Writing this post on the International Women’s Day, I thought of speaking about stateless women. I feel obligated to make the disclaimer that those ‘international days’ are indeed problematic to practice as they further ‘other’ all those ‘celebrated’ groups. In other words: Why would we discuss women issues and celebrate their struggle, if we do so every day?
Those days highlight the irony of our realities in relation to gender issues. However, I will use this ‘ritual day’ to speak of stateless women. By stateless women, I do not only mean women I grew up around as a stateless person from Kuwait, but also other stateless women around the world. This includes Kurdish and Palestinian women in the region, and also women in refugee camps around the world.
Around the Arab world, the middle class women leading women rights movements are still obsessed with integrating themselves into the body of citizenhood. Considering how most of women rights movements started with fighting for voting rights, women issues have been centered on the system and regulations.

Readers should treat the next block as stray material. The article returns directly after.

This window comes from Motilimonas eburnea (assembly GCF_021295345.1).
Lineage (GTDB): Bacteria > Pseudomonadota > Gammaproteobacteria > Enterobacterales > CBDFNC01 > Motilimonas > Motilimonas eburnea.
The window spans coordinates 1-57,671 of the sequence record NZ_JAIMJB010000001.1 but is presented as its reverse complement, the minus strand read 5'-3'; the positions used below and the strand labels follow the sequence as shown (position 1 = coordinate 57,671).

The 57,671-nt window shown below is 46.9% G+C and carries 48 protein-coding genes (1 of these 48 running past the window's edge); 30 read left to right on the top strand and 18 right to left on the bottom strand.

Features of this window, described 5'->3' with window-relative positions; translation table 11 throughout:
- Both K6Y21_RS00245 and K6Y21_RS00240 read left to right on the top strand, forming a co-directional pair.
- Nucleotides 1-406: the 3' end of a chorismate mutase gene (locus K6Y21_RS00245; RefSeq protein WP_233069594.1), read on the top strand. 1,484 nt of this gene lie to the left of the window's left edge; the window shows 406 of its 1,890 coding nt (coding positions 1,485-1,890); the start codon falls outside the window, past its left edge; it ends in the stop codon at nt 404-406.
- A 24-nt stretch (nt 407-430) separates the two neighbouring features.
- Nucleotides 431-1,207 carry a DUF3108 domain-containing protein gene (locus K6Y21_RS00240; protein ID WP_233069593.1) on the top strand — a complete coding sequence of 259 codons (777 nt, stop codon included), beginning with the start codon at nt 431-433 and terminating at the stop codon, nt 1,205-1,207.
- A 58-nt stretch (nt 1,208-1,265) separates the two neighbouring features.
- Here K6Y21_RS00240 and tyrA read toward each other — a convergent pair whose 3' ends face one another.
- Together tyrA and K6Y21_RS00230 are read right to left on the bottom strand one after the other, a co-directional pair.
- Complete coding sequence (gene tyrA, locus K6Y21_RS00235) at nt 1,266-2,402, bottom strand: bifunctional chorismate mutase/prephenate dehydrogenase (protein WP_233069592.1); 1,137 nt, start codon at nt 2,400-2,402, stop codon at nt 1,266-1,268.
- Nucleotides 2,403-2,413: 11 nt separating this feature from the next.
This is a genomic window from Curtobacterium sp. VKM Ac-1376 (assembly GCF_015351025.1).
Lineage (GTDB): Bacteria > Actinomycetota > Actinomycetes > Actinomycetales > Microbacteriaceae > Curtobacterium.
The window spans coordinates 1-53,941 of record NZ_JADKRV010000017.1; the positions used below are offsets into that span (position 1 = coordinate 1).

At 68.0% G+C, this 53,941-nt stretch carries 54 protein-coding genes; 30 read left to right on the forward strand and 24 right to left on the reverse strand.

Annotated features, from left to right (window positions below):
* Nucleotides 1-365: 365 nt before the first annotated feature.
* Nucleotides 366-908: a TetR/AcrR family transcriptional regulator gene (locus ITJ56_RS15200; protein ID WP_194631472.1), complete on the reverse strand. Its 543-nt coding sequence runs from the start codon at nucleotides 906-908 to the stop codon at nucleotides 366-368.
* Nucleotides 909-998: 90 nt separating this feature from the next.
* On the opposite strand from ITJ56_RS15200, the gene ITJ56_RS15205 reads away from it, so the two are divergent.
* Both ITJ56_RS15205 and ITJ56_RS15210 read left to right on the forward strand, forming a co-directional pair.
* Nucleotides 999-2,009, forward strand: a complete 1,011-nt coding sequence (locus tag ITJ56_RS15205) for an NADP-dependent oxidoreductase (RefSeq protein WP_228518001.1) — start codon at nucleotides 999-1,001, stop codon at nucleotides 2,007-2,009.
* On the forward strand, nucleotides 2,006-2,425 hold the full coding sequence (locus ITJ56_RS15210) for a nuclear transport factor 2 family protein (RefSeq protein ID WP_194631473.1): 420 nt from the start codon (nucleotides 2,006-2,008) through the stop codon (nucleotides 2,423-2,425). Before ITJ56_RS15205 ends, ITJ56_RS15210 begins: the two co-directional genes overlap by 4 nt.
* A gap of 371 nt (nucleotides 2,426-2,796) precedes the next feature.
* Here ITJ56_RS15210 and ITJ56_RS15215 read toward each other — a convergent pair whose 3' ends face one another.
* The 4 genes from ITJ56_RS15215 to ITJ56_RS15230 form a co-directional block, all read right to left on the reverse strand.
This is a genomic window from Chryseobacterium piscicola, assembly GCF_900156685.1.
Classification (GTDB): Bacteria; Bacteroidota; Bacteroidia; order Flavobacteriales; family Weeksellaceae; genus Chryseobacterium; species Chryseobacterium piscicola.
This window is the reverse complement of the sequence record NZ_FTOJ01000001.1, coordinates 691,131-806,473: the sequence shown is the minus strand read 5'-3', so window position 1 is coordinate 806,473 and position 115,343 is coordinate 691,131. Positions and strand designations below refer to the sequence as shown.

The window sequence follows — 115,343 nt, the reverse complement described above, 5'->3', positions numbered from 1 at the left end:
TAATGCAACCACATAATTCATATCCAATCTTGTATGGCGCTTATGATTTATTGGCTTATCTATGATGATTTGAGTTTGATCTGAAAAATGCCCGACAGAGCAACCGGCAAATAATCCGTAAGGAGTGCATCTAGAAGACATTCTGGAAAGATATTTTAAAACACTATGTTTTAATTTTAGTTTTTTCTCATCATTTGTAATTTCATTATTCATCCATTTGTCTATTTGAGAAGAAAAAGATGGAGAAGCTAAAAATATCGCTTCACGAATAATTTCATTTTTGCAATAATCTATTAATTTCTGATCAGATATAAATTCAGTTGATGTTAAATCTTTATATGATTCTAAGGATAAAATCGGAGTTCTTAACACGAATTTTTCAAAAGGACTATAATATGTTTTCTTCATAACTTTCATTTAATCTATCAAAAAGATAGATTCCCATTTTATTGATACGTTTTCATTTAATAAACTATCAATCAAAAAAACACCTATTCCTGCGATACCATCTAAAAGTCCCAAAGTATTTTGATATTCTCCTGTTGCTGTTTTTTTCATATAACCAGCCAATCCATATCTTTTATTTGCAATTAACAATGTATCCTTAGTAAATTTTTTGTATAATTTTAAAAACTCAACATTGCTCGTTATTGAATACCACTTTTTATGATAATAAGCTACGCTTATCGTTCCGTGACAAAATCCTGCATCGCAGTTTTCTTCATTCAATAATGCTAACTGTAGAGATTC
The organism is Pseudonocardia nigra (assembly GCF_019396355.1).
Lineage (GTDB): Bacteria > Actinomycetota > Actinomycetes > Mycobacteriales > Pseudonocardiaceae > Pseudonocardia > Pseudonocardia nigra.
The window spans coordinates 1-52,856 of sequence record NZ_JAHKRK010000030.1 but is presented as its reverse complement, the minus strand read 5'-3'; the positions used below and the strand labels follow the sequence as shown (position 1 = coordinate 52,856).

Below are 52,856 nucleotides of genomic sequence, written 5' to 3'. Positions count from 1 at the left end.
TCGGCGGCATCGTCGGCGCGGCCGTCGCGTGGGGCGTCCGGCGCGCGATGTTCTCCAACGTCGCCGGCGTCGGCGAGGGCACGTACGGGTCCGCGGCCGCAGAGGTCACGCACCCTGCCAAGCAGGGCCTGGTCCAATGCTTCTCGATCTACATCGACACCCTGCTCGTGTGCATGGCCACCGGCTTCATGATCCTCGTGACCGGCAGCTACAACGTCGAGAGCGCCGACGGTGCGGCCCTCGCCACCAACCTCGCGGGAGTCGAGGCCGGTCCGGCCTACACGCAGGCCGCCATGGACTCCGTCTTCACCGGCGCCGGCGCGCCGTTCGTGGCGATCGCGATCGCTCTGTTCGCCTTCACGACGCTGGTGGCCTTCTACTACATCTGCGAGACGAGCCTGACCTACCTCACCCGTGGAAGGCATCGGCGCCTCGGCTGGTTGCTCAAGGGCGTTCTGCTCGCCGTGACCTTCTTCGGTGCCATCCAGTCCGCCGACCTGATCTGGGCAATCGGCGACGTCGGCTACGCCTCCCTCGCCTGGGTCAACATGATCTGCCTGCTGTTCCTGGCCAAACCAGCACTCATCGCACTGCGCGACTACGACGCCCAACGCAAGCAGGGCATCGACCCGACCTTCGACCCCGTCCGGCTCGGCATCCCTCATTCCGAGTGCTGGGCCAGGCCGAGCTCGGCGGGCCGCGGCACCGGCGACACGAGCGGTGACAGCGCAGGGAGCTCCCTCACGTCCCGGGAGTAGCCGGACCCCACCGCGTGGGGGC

|This is an anti-sexual harassment artwork made by Egyptian graffiti artist Ganzeer. The artwork represents a typical male narrative of sexual violence. The sentence reads: “Are you a man or an assaulting animal?”|
Two years after the start of the Arab Spring, the political battle in Kuwait is growing increasingly more tense over Twitter. At the current rate, Kuwait will soon be able to compete with neighboring Bahrain in the number of prosecutions brought against Twitter users. Within weeks of the February 2011 uprising, Bahrain had arrested large numbers of people using Twitter and Facebook to spread their messages. Meanwhile, Kuwaiti authorities also apparently decided to intimidate their critics and others through the arrest and trolling of influential Twitter users. In addition, tens of protesters have been arrested during the opposition’s dignity marches and in demonstrations by the country’s stateless community. The government, it seems, is no longer interested in defending Kuwait's reputation as the ‘most democratic’ state in the Gulf.